Cheltenham Festival: The Ultimate Guide - 2021-03-05


The road to the winner’s enclosure


Anthony Ive

ON PAPER, the 2020 RSA Chase looked a cracker, but nobody could have envisaged the drama that would occur after three miles and 80 yards. The 80 yards are important, as without them the result could have been very different. Coming into the race, the market could not decide who should be favourite. Allaho (5-2) was eventually sent off at the head of affairs after only two runs over fences, coming second to Easy Game over Christmas and an impressive victory at Fairyhouse in January, at 2m5f-2m5½f. Next in the market was Albert Bartlett winner Minella Indo at 3-1. Minella Indo, like Allaho, had run only twice over fences before this race, coming second to Laurina over 2m4f and winning a 3m beginners’ chase at Navan in January. The final name at the top of the market was Champ. After two relatively comfortable victories at Newbury in November, albeit with some sketchy jumping at times, his last performance before this Grade 1 was when falling at Cheltenham on New Year’s Day when travelling strongly. On the big day it was Minella Indo and Allaho who set the pace of the race, both jumping fluently and swapping positions, while Champ was patiently ridden in midfield by Barry Geraghty. Allaho took up the running before halfway and continued to make it a truly run contest. The leader hit the 12th and let the field come back to him, with Minella Indo tracking him and Champ on the outside of the chasing pack. As they bowled down the hill it was wide open, with only four lengths between first and last. As they jumped the third-last the front two looked to be travelling best, with Battleoverdoyen and Champ next up. As they turned for home and jumped the penultimate fence, Allaho took a length lead over Minella Indo, with Champ several lengths in arrears. At the last a mistake from Minella Indo gave Allaho the advantage only for Henry de Bromhead’s gelding to regain the lead – and then came Champ. Nicky Henderson’s eight-year-old was a good eight lengths behind the leaders jumping the final fence and even halfway up the run-in it looked for all the world a two-horse battle, but the ground that Champ made up when flying up the Cheltenham hill was remarkable as the 4-1 shot struck between the despairing leaders to claim a dramatic victory in the dying strides.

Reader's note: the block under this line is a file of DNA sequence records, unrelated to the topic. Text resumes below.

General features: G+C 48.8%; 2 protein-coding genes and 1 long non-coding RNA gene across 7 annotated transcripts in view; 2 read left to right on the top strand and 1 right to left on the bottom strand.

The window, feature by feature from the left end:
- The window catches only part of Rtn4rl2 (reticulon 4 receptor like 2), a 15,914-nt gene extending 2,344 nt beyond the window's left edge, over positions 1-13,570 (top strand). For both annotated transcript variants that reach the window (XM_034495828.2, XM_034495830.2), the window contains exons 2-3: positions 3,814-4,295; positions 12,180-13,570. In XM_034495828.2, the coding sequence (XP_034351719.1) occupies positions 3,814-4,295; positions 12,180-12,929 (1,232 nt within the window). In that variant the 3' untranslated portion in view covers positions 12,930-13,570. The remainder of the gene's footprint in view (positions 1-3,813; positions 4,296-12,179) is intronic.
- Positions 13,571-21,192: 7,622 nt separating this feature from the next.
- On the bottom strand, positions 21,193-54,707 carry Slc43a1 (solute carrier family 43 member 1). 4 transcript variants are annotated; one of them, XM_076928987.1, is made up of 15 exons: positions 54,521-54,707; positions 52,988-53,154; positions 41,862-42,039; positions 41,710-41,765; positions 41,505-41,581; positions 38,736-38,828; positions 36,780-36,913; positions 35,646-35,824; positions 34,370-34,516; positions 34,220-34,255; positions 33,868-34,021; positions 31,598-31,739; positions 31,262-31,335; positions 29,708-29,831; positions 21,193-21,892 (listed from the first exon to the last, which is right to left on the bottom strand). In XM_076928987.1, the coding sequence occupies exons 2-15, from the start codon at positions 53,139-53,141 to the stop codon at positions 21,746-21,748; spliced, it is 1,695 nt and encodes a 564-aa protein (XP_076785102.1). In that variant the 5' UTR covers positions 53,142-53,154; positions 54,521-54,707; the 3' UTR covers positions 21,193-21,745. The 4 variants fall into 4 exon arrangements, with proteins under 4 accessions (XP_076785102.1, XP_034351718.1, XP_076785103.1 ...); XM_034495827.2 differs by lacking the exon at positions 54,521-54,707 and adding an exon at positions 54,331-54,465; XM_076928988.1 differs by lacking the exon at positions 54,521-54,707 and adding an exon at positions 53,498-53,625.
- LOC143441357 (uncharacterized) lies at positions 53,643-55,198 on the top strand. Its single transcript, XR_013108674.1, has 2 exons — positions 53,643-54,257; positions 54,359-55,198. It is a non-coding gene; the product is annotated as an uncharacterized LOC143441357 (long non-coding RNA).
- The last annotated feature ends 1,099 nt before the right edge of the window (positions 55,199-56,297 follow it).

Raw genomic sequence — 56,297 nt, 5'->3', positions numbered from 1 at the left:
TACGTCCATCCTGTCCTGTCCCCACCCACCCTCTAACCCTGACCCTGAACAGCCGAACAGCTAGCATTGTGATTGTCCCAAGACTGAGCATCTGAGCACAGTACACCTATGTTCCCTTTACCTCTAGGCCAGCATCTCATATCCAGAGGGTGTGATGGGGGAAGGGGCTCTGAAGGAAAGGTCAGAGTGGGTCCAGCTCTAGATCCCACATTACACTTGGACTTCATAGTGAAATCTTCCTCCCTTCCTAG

Cheltenham - The Ultimate Guide

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